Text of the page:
Hillclimb Engine Technology – Part 1

The exacting requirements of hillclimbing place a huge demand on the power plants used.

Judd KV4 V8

Judd KV4 V8 in Pilbeam MP88 chassis

The essential requirements of the engine are low-weight, compact size, high-power & good drive-ability. The need to work as well out of Sawbench Hairpin at Wiscombe Park as it does charging through Crossing Bend at Shelsley Walsh also means that the choice of engine is always a compromise.

The technology of the top end hillclimb engine has been remarkably stable for the best part of a decade now, which usually means that a revolution is on the way! So let’s look at the previous and current generation of engines, and maybe have a guess at what might be next…
The 1990s

After the 80s were dominated by Hart 4-cylinder F2 based engines, which were typically around 95kg and somewhere around 350bhp, the big bangers returned at the end of the 80s. The introduction of the Pilbeam MP58 saw Roy Lane & the Chase Web Team (Max Harvey & Martyn Griffiths) appear with Cosworth V8 powered MP58s, Lane with a sportscar derived 4.0 litre DFL whilst Chase Web went the whole hog with an F1 spec 3.5 litre DFR.

These big brutes were a vast step up on the Hart engine, with the DFL being around 580bhp/150kg and the DFR 630bhp/140kg, there other advantage was that they could become a fully stressed part of the chassis installation.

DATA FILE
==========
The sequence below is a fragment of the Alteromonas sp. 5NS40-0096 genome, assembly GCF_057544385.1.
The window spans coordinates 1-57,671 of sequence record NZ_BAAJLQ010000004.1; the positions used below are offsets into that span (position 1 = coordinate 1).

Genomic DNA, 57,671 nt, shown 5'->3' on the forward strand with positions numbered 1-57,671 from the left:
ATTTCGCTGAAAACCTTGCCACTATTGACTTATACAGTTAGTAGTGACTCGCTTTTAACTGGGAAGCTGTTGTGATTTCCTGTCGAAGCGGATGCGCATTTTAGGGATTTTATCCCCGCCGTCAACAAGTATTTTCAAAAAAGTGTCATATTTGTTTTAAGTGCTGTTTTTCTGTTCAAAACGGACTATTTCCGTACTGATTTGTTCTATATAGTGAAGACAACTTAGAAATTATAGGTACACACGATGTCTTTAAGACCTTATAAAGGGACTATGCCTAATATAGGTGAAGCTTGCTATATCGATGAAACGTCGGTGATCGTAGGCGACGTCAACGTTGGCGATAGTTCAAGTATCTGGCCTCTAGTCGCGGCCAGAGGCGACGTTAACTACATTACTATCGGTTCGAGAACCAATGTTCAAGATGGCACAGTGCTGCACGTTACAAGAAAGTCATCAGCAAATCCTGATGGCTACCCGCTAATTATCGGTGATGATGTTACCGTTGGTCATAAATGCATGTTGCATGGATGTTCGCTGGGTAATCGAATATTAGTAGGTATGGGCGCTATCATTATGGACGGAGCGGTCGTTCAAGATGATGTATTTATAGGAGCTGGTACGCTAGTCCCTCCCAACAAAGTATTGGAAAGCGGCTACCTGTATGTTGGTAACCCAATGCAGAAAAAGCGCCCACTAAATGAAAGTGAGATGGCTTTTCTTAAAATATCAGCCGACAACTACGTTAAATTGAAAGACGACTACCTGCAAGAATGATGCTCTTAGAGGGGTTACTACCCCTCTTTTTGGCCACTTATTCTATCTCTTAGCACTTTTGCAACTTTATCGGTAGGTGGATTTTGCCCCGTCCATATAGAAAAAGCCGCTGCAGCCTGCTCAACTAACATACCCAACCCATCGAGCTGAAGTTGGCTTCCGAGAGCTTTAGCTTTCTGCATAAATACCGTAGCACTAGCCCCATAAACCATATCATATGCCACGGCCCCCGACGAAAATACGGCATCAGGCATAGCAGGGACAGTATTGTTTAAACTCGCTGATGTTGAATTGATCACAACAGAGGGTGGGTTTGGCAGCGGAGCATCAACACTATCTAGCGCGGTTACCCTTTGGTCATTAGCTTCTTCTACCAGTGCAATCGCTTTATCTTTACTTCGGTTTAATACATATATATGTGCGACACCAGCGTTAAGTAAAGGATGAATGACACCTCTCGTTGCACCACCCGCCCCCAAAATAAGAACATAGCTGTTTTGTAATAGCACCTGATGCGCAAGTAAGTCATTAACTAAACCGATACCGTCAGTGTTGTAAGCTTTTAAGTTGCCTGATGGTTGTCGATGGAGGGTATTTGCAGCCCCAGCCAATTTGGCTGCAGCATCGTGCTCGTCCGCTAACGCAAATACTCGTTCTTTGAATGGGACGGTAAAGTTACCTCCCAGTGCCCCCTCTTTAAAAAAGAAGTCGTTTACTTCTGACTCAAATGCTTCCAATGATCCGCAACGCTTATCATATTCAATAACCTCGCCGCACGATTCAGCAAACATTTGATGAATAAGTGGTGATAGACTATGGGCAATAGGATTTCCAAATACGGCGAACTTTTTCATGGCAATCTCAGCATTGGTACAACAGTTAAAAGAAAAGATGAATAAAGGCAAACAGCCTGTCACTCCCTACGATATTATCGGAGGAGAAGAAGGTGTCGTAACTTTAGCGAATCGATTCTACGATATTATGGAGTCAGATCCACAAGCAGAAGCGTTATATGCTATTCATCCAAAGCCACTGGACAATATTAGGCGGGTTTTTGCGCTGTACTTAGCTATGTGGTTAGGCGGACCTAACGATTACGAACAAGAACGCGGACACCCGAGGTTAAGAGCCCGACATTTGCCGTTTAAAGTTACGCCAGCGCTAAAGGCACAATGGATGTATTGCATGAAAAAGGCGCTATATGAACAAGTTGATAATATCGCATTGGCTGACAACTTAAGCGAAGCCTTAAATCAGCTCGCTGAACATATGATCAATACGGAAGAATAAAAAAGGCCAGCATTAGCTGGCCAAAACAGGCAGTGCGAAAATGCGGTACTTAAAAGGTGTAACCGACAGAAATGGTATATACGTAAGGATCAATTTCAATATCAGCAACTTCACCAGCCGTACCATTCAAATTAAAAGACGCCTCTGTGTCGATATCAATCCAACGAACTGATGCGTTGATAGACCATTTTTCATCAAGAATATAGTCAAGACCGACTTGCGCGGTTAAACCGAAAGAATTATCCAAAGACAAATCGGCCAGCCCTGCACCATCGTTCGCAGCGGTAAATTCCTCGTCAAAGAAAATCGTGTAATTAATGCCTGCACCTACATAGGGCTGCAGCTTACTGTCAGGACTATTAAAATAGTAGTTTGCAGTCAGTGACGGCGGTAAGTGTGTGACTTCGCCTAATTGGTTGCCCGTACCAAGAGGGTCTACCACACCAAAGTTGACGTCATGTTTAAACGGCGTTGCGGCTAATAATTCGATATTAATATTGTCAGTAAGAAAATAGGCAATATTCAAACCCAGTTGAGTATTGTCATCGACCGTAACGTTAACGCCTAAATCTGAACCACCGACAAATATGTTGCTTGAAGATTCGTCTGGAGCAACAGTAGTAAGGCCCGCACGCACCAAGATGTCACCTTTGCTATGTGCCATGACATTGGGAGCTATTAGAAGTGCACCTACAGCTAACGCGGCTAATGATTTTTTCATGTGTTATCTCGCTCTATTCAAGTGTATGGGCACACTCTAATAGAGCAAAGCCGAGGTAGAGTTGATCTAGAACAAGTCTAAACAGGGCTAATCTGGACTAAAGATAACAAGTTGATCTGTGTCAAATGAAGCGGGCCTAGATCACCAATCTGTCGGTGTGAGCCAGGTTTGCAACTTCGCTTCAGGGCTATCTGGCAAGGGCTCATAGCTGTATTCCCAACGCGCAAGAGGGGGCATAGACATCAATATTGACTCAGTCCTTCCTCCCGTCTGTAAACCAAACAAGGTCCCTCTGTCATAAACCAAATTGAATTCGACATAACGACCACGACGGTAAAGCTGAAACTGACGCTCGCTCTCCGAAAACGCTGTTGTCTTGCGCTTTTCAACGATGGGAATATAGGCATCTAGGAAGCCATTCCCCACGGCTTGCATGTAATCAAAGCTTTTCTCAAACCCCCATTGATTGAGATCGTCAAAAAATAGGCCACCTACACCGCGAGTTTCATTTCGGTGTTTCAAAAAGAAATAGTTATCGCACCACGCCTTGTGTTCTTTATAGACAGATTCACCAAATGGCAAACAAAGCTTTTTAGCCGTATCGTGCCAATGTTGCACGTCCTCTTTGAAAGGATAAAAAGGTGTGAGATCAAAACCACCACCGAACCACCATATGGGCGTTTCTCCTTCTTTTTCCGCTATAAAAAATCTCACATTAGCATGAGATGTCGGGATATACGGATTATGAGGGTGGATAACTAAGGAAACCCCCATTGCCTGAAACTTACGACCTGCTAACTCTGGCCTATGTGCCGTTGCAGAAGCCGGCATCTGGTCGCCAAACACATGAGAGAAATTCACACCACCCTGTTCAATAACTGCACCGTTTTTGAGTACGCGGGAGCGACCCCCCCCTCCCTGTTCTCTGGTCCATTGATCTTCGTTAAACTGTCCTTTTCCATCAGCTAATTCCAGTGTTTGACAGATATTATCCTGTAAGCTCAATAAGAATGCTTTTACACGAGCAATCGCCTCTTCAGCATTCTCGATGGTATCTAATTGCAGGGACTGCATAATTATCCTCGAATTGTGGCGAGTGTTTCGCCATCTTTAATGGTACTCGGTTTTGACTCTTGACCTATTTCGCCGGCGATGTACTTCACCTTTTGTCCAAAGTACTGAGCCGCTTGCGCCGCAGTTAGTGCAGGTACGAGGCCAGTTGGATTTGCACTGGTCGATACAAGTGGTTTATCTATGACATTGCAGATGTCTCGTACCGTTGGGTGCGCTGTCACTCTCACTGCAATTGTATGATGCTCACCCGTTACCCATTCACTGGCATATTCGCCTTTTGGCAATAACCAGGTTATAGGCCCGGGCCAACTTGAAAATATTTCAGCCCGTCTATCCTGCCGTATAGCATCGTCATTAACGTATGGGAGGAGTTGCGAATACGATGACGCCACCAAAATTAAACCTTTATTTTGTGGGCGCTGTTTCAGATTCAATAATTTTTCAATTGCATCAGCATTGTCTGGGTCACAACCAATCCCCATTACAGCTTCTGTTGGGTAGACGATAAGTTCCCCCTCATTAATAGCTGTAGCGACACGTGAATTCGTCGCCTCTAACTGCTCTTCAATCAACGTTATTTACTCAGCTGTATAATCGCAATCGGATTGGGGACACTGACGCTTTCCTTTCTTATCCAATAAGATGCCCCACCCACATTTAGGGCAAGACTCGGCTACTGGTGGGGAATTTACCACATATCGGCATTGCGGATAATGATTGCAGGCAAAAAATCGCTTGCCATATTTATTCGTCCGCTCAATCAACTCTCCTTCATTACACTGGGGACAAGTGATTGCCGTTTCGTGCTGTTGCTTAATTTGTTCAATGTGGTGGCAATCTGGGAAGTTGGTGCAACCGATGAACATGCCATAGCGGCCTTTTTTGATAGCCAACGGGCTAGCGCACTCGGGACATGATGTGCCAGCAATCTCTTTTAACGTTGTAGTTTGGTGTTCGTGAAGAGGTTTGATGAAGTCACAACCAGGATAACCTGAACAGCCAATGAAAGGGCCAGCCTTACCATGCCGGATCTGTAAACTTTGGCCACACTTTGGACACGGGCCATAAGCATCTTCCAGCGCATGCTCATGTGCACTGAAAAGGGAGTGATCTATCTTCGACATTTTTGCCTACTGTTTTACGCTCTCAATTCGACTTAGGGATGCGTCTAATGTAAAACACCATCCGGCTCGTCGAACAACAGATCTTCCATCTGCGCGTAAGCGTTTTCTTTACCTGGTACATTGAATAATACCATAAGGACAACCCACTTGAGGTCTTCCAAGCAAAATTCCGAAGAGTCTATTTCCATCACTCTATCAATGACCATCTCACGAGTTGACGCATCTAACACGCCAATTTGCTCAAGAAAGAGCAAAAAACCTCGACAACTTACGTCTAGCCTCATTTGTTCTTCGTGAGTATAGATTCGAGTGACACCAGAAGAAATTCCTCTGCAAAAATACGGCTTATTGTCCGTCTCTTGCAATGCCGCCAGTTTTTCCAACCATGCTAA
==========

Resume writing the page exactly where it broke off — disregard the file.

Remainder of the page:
After starting to be slightly left behind by the sheer grunt of the V8s, top Hart-powered runner Mark Colton took a punt on a different F1 V8 and became the first customer for a Judd engine on the hills, by shoe-horning a 1988 vintage 3.5 litre CV engine into his Roman IV chassisĀ for the 1993 BHC season.

Roman Judd IV Ray Rowan

Ray Rowan in the Roman-Judd IV at Shelsley in 2007

Lane then followed suit by becoming the first to use a narrow angle EV (1990 F1 spec) for his new MP58 in 1994. Initially this was a 3.5 litre engine, but the beauty of the EV was its ability to be stretched to 4.0 litre, which reinforced its already impressive power with a healthy blast of low-down torque.

By the mid-90s, the teams of Deryk Young/Malc Orme, Roger Moran/George Ritchie, Tim Mason/Ian Stringer & Rob Turnbull had all gone down the Judd route.

Then along came the Gould GR37 to take on the MP58. Initially all but one of the GR37 V8s were powered by the DFR, although others have more recently acquired Judds as well.

Gould GR37S Paul Ranson

Paul Ranson in his Gould-DFR GR37S

David Grace stayed loyal to the Cosworth DFR throughout his top-line career and took Cosworth’s final three BHC wins in 1998, 1999 & 2000.


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